The initial huge wins for the community were the database and the personal computer, two innovations that simultaneously have shaped the way most humans operate in the world today. However, the real shaping was not possible until about 1990, when the World Wide Web brought the ability to connect the world’s computers into a system of interoperable machines. From a productivity perspective, the gains associated with each of these technologies have driven most of our productivity growth since the 1980s.
The Productivity Drivers Of Blockchain
Today, our world is more information based than ever before. Only 3–8% (depending on sources) of the world’s money supply is in bills and coins. The rest is digital. The blockchain aims to improve the way 90+% of the world’s wealth and information is circulated — and some clear ways that can happen have begun to emerge. Let us identify by name the specific facets of blockchain most likely to be key productivity drivers.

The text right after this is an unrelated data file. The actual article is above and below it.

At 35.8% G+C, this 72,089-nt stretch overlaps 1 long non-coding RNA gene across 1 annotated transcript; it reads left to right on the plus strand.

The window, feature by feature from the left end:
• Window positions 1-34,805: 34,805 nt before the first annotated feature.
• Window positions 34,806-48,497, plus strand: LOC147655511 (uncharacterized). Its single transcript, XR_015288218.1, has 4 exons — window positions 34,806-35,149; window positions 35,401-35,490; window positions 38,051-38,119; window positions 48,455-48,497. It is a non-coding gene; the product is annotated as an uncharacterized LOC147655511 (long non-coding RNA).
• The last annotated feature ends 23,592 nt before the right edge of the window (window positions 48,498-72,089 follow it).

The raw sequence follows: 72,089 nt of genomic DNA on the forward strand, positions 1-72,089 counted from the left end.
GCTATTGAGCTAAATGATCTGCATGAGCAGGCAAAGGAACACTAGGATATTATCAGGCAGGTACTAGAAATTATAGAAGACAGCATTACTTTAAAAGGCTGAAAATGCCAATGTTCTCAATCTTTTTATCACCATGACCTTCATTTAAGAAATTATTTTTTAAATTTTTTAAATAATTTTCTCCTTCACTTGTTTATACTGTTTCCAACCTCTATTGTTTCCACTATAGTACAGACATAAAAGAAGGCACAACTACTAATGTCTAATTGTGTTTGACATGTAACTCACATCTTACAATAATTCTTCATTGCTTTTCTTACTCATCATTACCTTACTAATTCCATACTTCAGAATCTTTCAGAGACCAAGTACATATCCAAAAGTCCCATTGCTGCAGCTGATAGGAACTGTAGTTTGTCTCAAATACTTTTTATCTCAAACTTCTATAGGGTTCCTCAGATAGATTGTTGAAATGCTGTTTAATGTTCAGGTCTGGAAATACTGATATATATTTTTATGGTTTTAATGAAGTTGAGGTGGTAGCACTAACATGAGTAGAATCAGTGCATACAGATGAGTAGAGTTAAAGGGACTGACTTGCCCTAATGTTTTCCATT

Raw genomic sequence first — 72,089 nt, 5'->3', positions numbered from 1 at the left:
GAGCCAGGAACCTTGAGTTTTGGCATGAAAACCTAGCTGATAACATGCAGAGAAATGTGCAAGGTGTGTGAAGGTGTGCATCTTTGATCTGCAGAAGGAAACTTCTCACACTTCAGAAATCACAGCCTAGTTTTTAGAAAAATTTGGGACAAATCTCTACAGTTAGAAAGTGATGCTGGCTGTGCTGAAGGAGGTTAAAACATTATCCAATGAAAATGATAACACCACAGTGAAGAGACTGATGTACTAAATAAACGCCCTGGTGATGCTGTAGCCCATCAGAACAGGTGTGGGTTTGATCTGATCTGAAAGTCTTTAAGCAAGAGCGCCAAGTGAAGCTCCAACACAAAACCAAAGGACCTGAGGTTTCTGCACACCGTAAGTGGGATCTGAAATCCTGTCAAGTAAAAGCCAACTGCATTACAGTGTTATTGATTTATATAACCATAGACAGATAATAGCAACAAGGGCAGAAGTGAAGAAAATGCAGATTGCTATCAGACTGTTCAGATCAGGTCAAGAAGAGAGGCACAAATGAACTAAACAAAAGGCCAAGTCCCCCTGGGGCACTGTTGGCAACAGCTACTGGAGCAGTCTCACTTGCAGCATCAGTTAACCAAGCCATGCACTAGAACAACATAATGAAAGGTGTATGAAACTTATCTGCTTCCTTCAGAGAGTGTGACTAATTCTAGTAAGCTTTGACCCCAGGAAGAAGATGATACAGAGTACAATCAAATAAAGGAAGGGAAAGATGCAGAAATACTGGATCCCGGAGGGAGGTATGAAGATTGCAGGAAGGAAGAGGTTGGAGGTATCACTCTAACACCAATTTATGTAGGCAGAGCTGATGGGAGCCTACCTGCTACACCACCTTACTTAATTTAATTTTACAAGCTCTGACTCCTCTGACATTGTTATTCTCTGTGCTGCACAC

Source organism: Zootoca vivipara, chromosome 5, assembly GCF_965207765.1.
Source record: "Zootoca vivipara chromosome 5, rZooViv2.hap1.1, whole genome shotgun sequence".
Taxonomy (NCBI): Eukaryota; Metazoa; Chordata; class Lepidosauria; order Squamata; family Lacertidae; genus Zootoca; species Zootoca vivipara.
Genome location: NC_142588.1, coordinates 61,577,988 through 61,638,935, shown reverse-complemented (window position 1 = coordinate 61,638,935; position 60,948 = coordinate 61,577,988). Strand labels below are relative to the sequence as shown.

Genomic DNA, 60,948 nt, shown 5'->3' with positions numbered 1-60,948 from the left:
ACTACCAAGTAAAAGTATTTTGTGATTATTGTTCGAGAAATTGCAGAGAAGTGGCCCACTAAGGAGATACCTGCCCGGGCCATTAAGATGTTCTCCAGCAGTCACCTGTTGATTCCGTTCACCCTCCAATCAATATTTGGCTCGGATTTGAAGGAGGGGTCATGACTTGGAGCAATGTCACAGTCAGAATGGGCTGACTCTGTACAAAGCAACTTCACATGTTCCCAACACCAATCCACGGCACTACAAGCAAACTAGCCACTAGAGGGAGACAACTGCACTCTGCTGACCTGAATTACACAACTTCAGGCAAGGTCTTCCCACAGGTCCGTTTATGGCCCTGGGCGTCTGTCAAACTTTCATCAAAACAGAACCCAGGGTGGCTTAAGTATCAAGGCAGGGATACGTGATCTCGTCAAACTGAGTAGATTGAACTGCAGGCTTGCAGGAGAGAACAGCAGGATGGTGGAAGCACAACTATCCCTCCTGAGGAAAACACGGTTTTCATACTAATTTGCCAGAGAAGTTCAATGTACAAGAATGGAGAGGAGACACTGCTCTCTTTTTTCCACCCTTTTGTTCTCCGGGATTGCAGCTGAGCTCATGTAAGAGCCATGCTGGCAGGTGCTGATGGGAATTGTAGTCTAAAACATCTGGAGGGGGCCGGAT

A Public, Secure Database
The blockchain is literally a chain of blocks which house information in a publicly available, unchangeable fashion. How? Read more here. Use cases today include:
Asset management: Keeping track of your physical assets is vastly important for companies and governments alike. For companies, improved asset management can lead to operational efficiencies. For governments, helping the public track their assets (property title, land registration).
A global, digital identity: One of the immediate applications of this is a ‘global identity’, which has utility in pulling together a full digital identity for an individual. This would in turn, lay the groundwork for individuals and companies to clearly interact with each other. This could be accomplished within an organization, or publicly shared to the world.
- SecureKey uses blockchain to secure digital identity for banks, telecom companies, and government agencies
The ‘ownership’ of data: Shifts from the companies that collect it, to the people who contribute it to the world. This freedom changes how such data can interact within society, and the broader world.